Last night in Davies Symphony Hall, Music Director Michael Tilson Thomas (MTT) led the San Francisco Symphony in the first of four performances of the second program that they will perform in Carnegie Hall at the end of next week. The entire program was devoted to Gustav Mahler, beginning with the Adagio (first) movement from his tenth symphony in F-sharp major and following the intermission with his first symphony in D major. This made for a slightly unbalanced distribution, since the Adagio lasts about half an hour, while the D major symphony runs more on the order of an hour. Separating them by an intermission blunted the idea of the late movement serving as an “overture” for the early symphony; but, given the stylistic gulf between these two works, that separation was probably a good idea.
There are probably as many well-formulated arguments in favor of playing the F-sharp major Adagio in isolation as there are well-considered supports for keeping it in the context of a full five-movement symphony, even if the latter can be no more than a performing edition resulting from intense scholarship. My own preference is for the five-movement version; and I shall not even begin to try to dispute the “isolationists.” MTT certainly does an excellent job of presenting the Adagio as a composition unto itself; and one can even argue that his presentation unfolds a self-contained narrative arc. That arc covers a journey from an uncertain restlessness that ultimately terminates in a sense of inner calm.
That sense of restlessness emerges through a variety of highly imaginative devices, some of which can be found in past Mahler scores while others forge paths into new territory. Most disquieting for the listener is the opening passage, a long stretch of monody played only by the violas in unison that almost seems to represent a helpless sense of disorientation. This is followed immediately (no Classical bridge devices here!) by a second theme that is literally spread out across the entire ensemble. The entire movement is scored in a way that only makes real sense when the first and second violins are facing each other, because the very sense of that second theme only emerges through its migration from one section of the ensemble to another. By the time he began work on this movement, Mahler had mastered this rhetorical device; and one can only really appreciate it in a concert setting in which one is aware of the seamless peregrinations (and sometimes cinematic “dissolves”) of the theme across the entire “floor plan” of the orchestra.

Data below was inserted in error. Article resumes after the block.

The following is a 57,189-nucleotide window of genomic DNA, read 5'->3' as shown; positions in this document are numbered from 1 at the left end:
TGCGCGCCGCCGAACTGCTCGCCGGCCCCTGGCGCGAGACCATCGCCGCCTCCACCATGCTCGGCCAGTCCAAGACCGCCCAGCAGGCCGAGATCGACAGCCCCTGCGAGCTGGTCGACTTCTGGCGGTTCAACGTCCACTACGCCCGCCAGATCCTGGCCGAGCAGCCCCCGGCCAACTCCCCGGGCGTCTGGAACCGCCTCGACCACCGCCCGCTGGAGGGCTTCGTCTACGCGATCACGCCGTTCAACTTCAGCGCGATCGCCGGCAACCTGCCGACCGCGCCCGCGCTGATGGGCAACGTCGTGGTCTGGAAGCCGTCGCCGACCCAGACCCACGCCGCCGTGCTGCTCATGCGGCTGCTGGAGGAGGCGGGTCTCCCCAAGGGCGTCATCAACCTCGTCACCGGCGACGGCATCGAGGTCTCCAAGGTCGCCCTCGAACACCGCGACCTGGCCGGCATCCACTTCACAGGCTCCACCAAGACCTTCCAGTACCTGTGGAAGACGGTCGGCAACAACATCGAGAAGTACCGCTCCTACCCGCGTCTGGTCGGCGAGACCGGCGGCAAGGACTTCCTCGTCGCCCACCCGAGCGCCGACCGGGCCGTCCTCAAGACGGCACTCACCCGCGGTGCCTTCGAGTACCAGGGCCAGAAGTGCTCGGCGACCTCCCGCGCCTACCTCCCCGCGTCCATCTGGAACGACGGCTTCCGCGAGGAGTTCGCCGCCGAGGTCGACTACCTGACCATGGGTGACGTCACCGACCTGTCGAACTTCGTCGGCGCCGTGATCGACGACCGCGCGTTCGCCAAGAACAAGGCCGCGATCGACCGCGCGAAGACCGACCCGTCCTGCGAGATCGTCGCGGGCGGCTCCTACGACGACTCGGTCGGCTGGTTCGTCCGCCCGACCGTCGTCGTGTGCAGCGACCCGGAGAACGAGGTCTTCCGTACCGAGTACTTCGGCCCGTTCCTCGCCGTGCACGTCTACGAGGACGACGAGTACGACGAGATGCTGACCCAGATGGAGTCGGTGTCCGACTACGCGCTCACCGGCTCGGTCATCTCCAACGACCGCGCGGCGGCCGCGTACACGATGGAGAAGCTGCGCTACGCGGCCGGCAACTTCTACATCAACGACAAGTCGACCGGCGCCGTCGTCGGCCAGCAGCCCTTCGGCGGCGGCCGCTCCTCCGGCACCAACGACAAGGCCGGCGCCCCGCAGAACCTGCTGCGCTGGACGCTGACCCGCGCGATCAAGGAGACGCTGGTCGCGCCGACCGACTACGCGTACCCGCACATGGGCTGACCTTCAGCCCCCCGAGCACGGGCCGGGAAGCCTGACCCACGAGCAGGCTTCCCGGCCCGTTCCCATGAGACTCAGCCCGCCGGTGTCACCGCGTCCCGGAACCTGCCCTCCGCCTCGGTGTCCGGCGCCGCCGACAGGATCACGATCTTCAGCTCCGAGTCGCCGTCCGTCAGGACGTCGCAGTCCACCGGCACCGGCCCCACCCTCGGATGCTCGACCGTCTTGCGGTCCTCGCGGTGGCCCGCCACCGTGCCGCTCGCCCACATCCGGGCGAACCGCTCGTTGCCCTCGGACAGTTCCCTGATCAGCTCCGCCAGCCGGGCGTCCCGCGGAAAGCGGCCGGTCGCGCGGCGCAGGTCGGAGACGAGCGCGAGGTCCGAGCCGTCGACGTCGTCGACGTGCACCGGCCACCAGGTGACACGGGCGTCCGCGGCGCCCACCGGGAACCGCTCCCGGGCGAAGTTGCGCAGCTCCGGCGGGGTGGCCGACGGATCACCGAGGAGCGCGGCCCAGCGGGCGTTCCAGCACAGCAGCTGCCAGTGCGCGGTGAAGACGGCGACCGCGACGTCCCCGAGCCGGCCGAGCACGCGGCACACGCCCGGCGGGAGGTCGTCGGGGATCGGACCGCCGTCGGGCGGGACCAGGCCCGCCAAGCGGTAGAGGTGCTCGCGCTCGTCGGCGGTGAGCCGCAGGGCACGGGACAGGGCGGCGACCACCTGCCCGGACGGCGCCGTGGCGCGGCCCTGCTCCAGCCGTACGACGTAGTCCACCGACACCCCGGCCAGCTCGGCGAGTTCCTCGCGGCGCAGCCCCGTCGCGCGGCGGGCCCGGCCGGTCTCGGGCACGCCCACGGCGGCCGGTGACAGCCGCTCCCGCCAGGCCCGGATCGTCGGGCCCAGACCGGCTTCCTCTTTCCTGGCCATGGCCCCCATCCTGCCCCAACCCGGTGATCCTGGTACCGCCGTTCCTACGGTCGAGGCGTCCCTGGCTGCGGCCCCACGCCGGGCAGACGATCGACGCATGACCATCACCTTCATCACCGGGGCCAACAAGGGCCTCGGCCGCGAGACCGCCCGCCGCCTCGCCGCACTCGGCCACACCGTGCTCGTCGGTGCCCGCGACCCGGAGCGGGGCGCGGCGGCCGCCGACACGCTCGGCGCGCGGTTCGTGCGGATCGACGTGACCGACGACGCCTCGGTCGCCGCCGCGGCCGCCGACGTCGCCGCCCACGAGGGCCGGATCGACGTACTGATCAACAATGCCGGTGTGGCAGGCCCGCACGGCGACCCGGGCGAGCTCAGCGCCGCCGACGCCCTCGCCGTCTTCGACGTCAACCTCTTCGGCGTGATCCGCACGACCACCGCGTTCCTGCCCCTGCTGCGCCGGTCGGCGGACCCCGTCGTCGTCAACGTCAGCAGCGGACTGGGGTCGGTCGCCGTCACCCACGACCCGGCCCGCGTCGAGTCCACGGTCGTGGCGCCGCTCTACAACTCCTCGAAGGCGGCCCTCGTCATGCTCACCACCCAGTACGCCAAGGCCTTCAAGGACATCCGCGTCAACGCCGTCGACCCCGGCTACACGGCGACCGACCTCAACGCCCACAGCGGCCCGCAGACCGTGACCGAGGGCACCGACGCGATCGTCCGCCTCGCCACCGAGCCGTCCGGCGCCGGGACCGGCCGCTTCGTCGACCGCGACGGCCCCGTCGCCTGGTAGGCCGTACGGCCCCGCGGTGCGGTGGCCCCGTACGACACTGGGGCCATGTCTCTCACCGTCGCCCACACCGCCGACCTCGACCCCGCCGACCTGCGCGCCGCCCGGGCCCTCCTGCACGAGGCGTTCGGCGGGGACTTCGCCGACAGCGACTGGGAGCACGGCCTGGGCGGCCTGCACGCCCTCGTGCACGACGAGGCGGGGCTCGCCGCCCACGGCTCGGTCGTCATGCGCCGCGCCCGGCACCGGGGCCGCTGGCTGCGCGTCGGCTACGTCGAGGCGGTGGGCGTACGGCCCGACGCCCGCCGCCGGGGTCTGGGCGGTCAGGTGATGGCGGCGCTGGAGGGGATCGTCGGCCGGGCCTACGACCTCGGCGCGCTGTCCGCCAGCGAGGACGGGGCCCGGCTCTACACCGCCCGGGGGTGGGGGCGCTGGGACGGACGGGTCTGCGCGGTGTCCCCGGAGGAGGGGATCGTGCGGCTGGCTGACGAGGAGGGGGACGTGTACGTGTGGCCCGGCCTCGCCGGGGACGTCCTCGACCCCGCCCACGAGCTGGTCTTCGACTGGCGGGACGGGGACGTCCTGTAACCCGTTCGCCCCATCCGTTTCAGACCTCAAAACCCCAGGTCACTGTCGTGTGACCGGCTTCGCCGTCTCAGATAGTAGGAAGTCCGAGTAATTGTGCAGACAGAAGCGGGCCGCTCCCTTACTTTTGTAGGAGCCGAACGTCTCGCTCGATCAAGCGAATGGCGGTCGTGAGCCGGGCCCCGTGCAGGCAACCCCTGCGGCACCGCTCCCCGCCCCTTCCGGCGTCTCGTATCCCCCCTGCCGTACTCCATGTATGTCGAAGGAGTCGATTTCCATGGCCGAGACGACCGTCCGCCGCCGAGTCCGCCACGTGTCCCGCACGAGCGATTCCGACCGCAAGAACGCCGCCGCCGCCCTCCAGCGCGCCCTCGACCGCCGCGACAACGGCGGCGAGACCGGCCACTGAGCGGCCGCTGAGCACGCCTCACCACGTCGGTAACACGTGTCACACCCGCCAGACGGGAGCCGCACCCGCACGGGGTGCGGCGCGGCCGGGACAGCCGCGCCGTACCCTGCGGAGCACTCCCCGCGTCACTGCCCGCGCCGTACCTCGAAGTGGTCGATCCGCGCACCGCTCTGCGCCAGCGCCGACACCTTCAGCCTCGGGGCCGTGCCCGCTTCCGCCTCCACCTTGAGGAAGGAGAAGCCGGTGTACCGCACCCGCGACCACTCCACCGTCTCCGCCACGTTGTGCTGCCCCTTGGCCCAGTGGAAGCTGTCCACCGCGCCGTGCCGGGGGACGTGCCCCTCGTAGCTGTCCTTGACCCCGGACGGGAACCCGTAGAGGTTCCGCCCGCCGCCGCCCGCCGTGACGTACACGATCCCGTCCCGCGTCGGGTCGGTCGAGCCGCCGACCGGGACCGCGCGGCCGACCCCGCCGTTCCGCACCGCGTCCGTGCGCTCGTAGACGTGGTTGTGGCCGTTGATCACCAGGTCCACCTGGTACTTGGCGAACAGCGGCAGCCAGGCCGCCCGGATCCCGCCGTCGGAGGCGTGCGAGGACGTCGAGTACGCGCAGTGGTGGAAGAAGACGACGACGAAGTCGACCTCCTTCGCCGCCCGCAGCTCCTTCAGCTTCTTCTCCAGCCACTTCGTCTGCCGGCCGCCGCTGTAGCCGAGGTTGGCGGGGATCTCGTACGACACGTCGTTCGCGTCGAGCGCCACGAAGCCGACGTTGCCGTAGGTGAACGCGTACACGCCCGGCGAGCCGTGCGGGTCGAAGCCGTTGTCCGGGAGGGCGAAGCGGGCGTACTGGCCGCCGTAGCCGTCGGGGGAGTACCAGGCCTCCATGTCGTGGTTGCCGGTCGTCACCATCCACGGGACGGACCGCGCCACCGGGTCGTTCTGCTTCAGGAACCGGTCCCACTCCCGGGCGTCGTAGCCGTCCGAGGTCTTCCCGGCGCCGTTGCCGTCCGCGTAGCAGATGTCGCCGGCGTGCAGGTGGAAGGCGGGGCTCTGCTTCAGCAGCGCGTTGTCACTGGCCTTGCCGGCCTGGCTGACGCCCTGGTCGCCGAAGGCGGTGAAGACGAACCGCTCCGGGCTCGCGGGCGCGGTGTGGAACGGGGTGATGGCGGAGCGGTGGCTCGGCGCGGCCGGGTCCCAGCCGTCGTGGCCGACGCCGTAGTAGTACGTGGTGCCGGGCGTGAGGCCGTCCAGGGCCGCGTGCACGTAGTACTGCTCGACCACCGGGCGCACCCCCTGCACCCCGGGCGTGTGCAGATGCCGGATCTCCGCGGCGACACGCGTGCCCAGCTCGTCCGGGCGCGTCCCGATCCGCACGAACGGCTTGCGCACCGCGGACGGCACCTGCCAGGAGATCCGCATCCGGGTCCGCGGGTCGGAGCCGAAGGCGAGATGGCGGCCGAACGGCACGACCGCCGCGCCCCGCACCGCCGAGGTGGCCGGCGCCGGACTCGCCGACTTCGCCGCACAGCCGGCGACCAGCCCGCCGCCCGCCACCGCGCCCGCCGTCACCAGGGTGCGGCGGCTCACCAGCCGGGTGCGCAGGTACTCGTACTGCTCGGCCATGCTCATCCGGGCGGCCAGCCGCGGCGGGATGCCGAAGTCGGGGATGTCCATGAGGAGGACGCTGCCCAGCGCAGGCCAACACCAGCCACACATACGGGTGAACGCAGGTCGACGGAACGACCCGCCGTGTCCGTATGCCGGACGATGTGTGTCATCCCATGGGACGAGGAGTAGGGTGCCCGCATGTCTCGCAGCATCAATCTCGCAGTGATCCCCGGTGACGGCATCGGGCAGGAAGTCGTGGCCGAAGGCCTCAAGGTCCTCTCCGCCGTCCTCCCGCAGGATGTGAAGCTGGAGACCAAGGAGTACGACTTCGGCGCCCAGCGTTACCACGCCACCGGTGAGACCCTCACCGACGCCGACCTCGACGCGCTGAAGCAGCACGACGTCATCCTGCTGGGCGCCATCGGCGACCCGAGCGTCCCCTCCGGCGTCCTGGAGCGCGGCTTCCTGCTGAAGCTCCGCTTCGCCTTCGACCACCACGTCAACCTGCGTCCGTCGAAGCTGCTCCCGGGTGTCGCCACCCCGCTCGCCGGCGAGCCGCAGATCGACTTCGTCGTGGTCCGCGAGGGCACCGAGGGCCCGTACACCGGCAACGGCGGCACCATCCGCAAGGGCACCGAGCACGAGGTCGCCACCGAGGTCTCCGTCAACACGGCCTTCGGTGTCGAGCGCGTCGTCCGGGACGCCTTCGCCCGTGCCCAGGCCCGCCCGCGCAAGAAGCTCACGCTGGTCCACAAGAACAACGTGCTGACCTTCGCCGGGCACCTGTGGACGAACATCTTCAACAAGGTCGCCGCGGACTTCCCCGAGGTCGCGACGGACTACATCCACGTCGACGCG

One also comes to appreciate how specific physical locations serve to establish different dispositions of expression. Thus, one is as likely to confront abrupt changes as smooth ones. Furthermore, as the movement develops, Mahler gets more and more involved in the superposition of his elements as a rhetorical device. This comes to a climax about two-thirds of the way through the movement, when the prevailing quietude is abruptly interrupted.
The interruption amounts to a full-bore chorale declaimed by the entire brass section. The contributing instruments then withdraw, leaving the first trumpet (Mark Inouye) to sustain a high A. Different sections of the orchestra then enter, each providing its own distinct chord to “harmonize” that A. However, harmony is the last thing Mahler had in mind. When all of those chords are superimposed, they cover all twelve tones of the chromatic scale. All the instruments withdraw, leaving the trumpet alone again; but then they all return simultaneously in what may be the first documented instance of a tone cluster. This is one of those cases in which those with biographical knowledge can easily imagine Mahler staring Death in the face, a defiant rejection of the submissiveness of the “Maiden” in that poem by Johann Wolfgang von Goethe, best known for having been set as a song (D. 531) by Franz Schubert. (Mahler planned a string orchestra arrangement of Schubert’s D. 810 string quartet whose second movement is a set of variations on that song. However, he only completed that second movement.)